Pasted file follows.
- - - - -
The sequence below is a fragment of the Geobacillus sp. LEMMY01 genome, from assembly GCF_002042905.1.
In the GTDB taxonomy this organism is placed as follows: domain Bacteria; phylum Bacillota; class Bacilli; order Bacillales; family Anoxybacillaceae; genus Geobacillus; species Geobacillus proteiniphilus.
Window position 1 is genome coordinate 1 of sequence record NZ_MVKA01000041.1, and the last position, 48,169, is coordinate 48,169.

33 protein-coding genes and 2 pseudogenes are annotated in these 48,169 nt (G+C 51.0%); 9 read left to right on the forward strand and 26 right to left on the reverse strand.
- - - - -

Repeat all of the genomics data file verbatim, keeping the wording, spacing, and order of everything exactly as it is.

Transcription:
The sequence below is a fragment of the Geobacillus sp. LEMMY01 genome, from assembly GCF_002042905.1.
In the GTDB taxonomy this organism is placed as follows: domain Bacteria; phylum Bacillota; class Bacilli; order Bacillales; family Anoxybacillaceae; genus Geobacillus; species Geobacillus proteiniphilus.
Window position 1 is genome coordinate 1 of sequence record NZ_MVKA01000041.1, and the last position, 48,169, is coordinate 48,169.

33 protein-coding genes and 2 pseudogenes are annotated in these 48,169 nt (G+C 51.0%); 9 read left to right on the forward strand and 26 right to left on the reverse strand.